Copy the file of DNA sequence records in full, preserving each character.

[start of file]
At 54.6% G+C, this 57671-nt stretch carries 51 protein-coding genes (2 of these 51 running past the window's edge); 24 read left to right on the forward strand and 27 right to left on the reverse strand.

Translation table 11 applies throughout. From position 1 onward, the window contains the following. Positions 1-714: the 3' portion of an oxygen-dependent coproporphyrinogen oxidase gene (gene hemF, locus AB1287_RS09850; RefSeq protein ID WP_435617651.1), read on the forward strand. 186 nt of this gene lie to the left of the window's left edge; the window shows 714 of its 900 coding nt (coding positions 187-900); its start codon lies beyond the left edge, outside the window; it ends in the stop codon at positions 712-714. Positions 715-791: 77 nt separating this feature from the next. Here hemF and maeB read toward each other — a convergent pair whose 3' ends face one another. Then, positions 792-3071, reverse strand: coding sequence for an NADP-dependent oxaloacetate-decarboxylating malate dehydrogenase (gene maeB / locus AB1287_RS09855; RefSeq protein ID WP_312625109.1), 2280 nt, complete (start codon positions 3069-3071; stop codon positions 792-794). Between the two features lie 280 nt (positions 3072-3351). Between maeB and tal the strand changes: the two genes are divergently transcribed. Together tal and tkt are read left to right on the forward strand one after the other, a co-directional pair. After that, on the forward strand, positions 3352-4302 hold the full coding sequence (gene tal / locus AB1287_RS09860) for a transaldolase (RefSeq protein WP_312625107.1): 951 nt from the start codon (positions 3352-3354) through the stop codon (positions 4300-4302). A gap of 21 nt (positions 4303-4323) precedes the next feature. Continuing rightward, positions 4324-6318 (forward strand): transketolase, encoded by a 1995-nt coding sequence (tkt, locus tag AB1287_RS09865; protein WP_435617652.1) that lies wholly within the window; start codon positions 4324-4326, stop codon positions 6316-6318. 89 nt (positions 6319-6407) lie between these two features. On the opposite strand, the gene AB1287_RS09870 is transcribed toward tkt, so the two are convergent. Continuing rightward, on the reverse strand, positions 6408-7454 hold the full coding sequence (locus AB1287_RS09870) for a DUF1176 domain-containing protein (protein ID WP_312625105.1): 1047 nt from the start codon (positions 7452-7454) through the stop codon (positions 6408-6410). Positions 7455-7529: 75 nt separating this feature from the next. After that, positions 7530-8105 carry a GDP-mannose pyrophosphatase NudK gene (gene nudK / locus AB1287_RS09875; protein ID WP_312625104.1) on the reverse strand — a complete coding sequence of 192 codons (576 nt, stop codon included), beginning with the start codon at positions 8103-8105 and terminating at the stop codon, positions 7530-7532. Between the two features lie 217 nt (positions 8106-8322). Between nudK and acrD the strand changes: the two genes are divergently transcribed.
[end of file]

At 54.6% G+C, this 57671-nt stretch carries 51 protein-coding genes (2 of these 51 running past the window's edge); 24 read left to right on the forward strand and 27 right to left on the reverse strand.

Translation table 11 applies throughout. From position 1 onward, the window contains the following. Positions 1-714: the 3' portion of an oxygen-dependent coproporphyrinogen oxidase gene (gene hemF, locus AB1287_RS09850; RefSeq protein ID WP_435617651.1), read on the forward strand. 186 nt of this gene lie to the left of the window's left edge; the window shows 714 of its 900 coding nt (coding positions 187-900); its start codon lies beyond the left edge, outside the window; it ends in the stop codon at positions 712-714. Positions 715-791: 77 nt separating this feature from the next. Here hemF and maeB read toward each other — a convergent pair whose 3' ends face one another. Then, positions 792-3071, reverse strand: coding sequence for an NADP-dependent oxaloacetate-decarboxylating malate dehydrogenase (gene maeB / locus AB1287_RS09855; RefSeq protein ID WP_312625109.1), 2280 nt, complete (start codon positions 3069-3071; stop codon positions 792-794). Between the two features lie 280 nt (positions 3072-3351). Between maeB and tal the strand changes: the two genes are divergently transcribed. Together tal and tkt are read left to right on the forward strand one after the other, a co-directional pair. After that, on the forward strand, positions 3352-4302 hold the full coding sequence (gene tal / locus AB1287_RS09860) for a transaldolase (RefSeq protein WP_312625107.1): 951 nt from the start codon (positions 3352-3354) through the stop codon (positions 4300-4302). A gap of 21 nt (positions 4303-4323) precedes the next feature. Continuing rightward, positions 4324-6318 (forward strand): transketolase, encoded by a 1995-nt coding sequence (tkt, locus tag AB1287_RS09865; protein WP_435617652.1) that lies wholly within the window; start codon positions 4324-4326, stop codon positions 6316-6318. 89 nt (positions 6319-6407) lie between these two features. On the opposite strand, the gene AB1287_RS09870 is transcribed toward tkt, so the two are convergent. Continuing rightward, on the reverse strand, positions 6408-7454 hold the full coding sequence (locus AB1287_RS09870) for a DUF1176 domain-containing protein (protein ID WP_312625105.1): 1047 nt from the start codon (positions 7452-7454) through the stop codon (positions 6408-6410). Positions 7455-7529: 75 nt separating this feature from the next. After that, positions 7530-8105 carry a GDP-mannose pyrophosphatase NudK gene (gene nudK / locus AB1287_RS09875; protein ID WP_312625104.1) on the reverse strand — a complete coding sequence of 192 codons (576 nt, stop codon included), beginning with the start codon at positions 8103-8105 and terminating at the stop codon, positions 7530-7532. Between the two features lie 217 nt (positions 8106-8322). Between nudK and acrD the strand changes: the two genes are divergently transcribed.